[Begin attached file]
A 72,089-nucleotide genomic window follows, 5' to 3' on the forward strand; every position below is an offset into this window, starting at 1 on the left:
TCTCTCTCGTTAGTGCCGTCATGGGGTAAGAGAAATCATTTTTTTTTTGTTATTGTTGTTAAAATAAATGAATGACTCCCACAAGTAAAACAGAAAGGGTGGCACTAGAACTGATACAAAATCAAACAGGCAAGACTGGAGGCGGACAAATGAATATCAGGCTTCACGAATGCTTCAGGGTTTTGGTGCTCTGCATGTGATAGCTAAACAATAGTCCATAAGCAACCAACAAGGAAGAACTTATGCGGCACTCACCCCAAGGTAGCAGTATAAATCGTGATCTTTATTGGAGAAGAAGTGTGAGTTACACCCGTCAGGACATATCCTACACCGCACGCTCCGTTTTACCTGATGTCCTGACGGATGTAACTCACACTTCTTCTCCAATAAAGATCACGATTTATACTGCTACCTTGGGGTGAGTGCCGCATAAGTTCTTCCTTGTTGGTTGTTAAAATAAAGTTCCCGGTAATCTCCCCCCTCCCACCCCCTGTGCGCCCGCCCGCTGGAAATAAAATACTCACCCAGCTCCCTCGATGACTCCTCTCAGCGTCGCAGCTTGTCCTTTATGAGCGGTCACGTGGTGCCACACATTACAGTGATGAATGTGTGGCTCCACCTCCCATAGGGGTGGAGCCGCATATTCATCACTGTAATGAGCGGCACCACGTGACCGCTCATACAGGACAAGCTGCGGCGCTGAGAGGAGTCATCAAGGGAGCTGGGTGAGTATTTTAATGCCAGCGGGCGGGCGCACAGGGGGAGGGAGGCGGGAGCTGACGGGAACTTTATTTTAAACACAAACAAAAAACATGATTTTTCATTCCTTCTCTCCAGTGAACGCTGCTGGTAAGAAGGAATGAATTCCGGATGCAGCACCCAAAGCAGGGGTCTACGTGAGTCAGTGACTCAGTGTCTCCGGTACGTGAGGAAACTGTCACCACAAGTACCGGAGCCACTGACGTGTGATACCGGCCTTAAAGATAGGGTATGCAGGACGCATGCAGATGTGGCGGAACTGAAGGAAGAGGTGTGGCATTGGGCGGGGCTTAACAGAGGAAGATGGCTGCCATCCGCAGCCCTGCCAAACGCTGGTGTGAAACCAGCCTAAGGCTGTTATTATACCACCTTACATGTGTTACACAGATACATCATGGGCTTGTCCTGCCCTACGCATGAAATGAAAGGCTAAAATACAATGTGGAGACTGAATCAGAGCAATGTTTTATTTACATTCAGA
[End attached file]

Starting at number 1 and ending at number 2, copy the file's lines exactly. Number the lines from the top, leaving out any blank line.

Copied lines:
A 72,089-nucleotide genomic window follows, 5' to 3' on the forward strand; every position below is an offset into this window, starting at 1 on the left:
TCTCTCTCGTTAGTGCCGTCATGGGGTAAGAGAAATCATTTTTTTTTTGTTATTGTTGTTAAAATAAATGAATGACTCCCACAAGTAAAACAGAAAGGGTGGCACTAGAACTGATACAAAATCAAACAGGCAAGACTGGAGGCGGACAAATGAATATCAGGCTTCACGAATGCTTCAGGGTTTTGGTGCTCTGCATGTGATAGCTAAACAATAGTCCATAAGCAACCAACAAGGAAGAACTTATGCGGCACTCACCCCAAGGTAGCAGTATAAATCGTGATCTTTATTGGAGAAGAAGTGTGAGTTACACCCGTCAGGACATATCCTACACCGCACGCTCCGTTTTACCTGATGTCCTGACGGATGTAACTCACACTTCTTCTCCAATAAAGATCACGATTTATACTGCTACCTTGGGGTGAGTGCCGCATAAGTTCTTCCTTGTTGGTTGTTAAAATAAAGTTCCCGGTAATCTCCCCCCTCCCACCCCCTGTGCGCCCGCCCGCTGGAAATAAAATACTCACCCAGCTCCCTCGATGACTCCTCTCAGCGTCGCAGCTTGTCCTTTATGAGCGGTCACGTGGTGCCACACATTACAGTGATGAATGTGTGGCTCCACCTCCCATAGGGGTGGAGCCGCATATTCATCACTGTAATGAGCGGCACCACGTGACCGCTCATACAGGACAAGCTGCGGCGCTGAGAGGAGTCATCAAGGGAGCTGGGTGAGTATTTTAATGCCAGCGGGCGGGCGCACAGGGGGAGGGAGGCGGGAGCTGACGGGAACTTTATTTTAAACACAAACAAAAAACATGATTTTTCATTCCTTCTCTCCAGTGAACGCTGCTGGTAAGAAGGAATGAATTCCGGATGCAGCACCCAAAGCAGGGGTCTACGTGAGTCAGTGACTCAGTGTCTCCGGTACGTGAGGAAACTGTCACCACAAGTACCGGAGCCACTGACGTGTGATACCGGCCTTAAAGATAGGGTATGCAGGACGCATGCAGATGTGGCGGAACTGAAGGAAGAGGTGTGGCATTGGGCGGGGCTTAACAGAGGAAGATGGCTGCCATCCGCAGCCCTGCCAAACGCTGGTGTGAAACCAGCCTAAGGCTGTTATTATACCACCTTACATGTGTTACACAGATACATCATGGGCTTGTCCTGCCCTACGCATGAAATGAAAGGCTAAAATACAATGTGGAGACTGAATCAGAGCAATGTTTTATTTACATTCAGA